My joy when I found myself alone may be conceived. Yet was it no ecstasy, but a sober exhilaration; such as stirred my pulses indeed, and bade me once more face the world with a firm eye and an assured brow, but was far from holding out before me a troubadour's palace or any dazzling prospect. The longer I dwelt on the interview, the more clearly I saw the truth. As the glamour which Henry's presence and singular kindness had cast over me began to lose some of its power, I recognised more and more surely why he had come to me. It was not out of any special favour for one whom he knew by report only, if at all by name; but because he had need of a man poor, and therefore reckless, middle-aged (of which comes discretion), obscure--therefore a safe instrument; to crown all, a gentleman, seeing that both a secret and a women were in question.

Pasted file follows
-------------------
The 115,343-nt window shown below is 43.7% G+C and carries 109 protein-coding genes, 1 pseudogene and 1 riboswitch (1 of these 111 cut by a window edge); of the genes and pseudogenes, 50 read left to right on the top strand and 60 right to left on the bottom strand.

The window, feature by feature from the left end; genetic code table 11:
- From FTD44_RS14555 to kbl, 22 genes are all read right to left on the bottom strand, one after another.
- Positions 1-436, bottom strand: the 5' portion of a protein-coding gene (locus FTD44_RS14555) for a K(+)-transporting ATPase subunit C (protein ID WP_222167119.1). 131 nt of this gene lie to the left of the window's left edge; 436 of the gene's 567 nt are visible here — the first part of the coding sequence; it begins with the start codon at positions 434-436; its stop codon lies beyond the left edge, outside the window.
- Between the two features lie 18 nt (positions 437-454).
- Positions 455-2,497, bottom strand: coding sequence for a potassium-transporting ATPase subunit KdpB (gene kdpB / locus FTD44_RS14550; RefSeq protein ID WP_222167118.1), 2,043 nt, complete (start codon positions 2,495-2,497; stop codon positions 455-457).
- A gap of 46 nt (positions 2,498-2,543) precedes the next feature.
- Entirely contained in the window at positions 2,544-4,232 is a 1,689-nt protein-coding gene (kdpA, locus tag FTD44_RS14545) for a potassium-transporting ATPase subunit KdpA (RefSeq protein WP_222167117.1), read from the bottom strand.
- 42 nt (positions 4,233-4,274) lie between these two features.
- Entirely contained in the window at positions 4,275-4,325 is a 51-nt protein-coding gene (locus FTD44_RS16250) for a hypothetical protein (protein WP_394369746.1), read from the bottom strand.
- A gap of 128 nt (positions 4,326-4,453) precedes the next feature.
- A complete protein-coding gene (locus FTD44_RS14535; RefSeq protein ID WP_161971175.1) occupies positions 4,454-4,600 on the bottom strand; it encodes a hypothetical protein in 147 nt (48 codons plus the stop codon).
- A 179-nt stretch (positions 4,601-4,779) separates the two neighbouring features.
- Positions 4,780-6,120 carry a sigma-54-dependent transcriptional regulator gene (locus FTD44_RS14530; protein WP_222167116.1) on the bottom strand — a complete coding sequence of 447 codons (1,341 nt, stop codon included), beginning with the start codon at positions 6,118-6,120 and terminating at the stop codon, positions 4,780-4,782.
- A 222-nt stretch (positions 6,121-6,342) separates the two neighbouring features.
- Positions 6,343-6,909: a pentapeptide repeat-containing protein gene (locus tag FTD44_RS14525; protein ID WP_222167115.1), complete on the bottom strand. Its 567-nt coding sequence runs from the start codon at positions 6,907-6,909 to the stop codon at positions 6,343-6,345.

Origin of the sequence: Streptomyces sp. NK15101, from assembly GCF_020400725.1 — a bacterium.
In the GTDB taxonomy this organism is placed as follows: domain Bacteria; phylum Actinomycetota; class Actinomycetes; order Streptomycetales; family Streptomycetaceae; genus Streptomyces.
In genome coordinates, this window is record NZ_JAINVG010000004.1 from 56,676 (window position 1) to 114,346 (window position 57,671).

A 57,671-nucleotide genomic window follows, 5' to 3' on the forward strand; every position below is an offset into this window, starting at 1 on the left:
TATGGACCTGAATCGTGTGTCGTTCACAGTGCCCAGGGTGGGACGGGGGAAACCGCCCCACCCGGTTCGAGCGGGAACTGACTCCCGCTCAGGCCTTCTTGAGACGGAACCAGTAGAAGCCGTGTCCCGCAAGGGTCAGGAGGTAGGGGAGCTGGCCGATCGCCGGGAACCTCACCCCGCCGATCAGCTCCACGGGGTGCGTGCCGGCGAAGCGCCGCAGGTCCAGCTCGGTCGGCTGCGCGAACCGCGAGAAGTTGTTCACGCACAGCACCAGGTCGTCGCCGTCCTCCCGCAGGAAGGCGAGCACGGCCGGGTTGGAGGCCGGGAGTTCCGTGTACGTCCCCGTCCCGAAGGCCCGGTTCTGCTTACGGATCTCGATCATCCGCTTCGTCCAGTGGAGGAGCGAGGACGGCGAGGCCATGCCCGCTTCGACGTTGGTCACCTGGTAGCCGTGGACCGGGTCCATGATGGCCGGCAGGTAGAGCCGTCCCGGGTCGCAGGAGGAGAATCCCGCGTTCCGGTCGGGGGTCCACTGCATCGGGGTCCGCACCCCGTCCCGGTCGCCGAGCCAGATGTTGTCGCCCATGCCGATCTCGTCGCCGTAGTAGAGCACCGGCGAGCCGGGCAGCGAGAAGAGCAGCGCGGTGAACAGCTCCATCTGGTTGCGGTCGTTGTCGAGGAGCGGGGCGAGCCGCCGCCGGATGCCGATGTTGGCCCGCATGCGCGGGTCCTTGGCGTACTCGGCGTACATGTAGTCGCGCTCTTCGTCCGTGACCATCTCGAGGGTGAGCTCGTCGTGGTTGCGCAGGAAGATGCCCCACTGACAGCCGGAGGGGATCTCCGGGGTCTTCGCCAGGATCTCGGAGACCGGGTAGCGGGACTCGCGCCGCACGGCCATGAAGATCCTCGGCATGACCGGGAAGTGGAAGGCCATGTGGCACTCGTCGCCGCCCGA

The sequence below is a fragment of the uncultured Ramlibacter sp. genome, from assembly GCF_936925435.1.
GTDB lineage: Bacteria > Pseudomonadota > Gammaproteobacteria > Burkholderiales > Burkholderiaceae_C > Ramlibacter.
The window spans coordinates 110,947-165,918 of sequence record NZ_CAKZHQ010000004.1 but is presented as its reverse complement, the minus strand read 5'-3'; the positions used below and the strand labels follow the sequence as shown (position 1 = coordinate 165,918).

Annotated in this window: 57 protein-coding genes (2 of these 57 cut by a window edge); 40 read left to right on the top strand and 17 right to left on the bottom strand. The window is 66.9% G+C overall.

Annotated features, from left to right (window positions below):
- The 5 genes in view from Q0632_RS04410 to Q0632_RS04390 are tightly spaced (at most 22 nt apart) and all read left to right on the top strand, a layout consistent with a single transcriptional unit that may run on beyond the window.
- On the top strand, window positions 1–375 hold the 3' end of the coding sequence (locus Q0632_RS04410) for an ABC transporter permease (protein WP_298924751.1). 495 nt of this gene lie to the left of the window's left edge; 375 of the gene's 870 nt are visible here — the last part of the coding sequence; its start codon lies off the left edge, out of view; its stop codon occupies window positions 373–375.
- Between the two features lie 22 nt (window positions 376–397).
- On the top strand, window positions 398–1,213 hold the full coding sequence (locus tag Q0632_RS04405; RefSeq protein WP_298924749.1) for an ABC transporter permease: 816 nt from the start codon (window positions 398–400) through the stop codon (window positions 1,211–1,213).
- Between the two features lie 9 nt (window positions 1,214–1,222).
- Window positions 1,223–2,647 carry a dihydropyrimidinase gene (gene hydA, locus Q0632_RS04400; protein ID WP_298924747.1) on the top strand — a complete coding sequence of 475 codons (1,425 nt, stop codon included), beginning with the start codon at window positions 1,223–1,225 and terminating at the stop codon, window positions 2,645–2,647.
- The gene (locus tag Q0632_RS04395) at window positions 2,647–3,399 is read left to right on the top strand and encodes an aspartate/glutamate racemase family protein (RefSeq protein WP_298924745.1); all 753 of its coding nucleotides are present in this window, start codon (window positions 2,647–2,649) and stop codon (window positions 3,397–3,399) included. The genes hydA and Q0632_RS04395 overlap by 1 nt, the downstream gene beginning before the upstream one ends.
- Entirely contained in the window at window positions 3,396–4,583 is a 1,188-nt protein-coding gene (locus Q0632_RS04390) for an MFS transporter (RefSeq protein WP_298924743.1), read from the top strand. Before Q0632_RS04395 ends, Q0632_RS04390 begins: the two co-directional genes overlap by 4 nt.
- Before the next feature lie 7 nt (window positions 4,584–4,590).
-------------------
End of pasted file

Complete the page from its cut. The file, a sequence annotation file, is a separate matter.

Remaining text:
Withal I wondered too. Looking from the bag of money on the table to the broken coin in my hand, I scarcely knew which to admire more: the confidence which entrusted the one to a man broken and beggared, or the courage of the gentlewoman who should accompany me on the faith of the other.